In other words, the protagonist acts or reacts. In so doing, he or she is changed and something significant is learned. Whether you are a writer who likes to outline first or to face a blank page, begin your story with a character who wants something so fiercely that she will fight for it. Thus begins both the character emotional development plot line and the action plot line. Tie the character’s private passion to a bigger, more universal public subject, and the thematic plot line is launched.
The story builds as the character confronts one antagonist after another. The six basic antagonists are: another person, society at large, nature, machine, God, and/or the character herself. A story ends when the final cliffhanger is resolved and the character has been changed at depth. Here is an example:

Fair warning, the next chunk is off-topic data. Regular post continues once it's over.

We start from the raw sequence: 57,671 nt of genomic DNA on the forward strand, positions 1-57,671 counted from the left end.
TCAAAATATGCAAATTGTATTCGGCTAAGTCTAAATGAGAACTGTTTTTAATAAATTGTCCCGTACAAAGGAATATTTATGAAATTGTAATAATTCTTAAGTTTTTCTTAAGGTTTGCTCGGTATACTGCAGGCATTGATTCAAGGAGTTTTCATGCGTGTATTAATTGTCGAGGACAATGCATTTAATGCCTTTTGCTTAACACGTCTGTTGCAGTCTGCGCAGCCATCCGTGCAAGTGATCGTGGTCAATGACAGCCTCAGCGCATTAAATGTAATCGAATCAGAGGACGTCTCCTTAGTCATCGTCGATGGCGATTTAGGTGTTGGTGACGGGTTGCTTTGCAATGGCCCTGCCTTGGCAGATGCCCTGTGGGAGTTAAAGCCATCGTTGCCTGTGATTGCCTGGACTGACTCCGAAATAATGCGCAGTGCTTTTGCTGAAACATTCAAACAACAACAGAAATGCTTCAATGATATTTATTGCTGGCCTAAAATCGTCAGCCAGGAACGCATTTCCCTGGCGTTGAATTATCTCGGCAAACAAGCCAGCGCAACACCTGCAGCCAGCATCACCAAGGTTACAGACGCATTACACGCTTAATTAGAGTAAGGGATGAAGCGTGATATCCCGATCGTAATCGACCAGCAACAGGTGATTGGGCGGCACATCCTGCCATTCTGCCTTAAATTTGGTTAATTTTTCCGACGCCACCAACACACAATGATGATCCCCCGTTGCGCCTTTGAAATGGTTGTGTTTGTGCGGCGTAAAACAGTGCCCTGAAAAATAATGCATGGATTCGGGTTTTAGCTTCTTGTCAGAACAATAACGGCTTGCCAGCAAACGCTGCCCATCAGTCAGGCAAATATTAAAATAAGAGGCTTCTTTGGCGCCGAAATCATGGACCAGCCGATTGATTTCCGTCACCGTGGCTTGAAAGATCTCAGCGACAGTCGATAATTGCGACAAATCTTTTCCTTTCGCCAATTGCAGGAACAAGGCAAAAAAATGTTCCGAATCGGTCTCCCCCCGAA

In the first quarter of National Book Award Ernest J. Gaines’ A Lesson before Dying, Grant, the protagonist, desperately wishes he could “get away from here.” Grant’s private fear of responsibility and his proclivity for running and hiding conversely introduces the bigger and more universal idea of how resistance and defiance of what is expected is actually heroic. So begins the thematic plotline.
Throughout the middle of the story, Grant is confronted by the gatekeepers to his freedom: his aunt, a family friend, his girlfriend, the white establishment, a man condemned to die by electrocution, his community at large and ultimately himself. Through dramatic action that is linked by cause and effect, each antagonist teaches Grant about himself, what it means to be a man, and the nature of heroism.